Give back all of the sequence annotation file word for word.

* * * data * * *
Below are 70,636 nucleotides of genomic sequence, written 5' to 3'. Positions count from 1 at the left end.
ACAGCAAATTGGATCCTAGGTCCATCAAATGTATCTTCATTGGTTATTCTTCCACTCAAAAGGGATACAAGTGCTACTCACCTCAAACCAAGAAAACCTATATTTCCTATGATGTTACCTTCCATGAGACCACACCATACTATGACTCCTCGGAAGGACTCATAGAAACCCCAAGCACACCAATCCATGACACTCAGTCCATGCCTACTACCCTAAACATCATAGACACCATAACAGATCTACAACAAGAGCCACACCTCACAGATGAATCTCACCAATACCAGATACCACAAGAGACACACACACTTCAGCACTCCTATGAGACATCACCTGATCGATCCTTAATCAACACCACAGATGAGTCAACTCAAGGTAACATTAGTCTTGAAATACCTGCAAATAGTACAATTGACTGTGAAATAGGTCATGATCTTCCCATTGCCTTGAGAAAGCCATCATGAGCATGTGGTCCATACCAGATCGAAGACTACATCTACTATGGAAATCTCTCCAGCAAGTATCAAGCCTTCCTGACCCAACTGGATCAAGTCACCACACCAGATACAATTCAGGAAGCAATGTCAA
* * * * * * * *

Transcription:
Below are 70,636 nucleotides of genomic sequence, written 5' to 3'. Positions count from 1 at the left end.
ACAGCAAATTGGATCCTAGGTCCATCAAATGTATCTTCATTGGTTATTCTTCCACTCAAAAGGGATACAAGTGCTACTCACCTCAAACCAAGAAAACCTATATTTCCTATGATGTTACCTTCCATGAGACCACACCATACTATGACTCCTCGGAAGGACTCATAGAAACCCCAAGCACACCAATCCATGACACTCAGTCCATGCCTACTACCCTAAACATCATAGACACCATAACAGATCTACAACAAGAGCCACACCTCACAGATGAATCTCACCAATACCAGATACCACAAGAGACACACACACTTCAGCACTCCTATGAGACATCACCTGATCGATCCTTAATCAACACCACAGATGAGTCAACTCAAGGTAACATTAGTCTTGAAATACCTGCAAATAGTACAATTGACTGTGAAATAGGTCATGATCTTCCCATTGCCTTGAGAAAGCCATCATGAGCATGTGGTCCATACCAGATCGAAGACTACATCTACTATGGAAATCTCTCCAGCAAGTATCAAGCCTTCCTGACCCAACTGGATCAAGTCACCACACCAGATACAATTCAGGAAGCAATGTCAA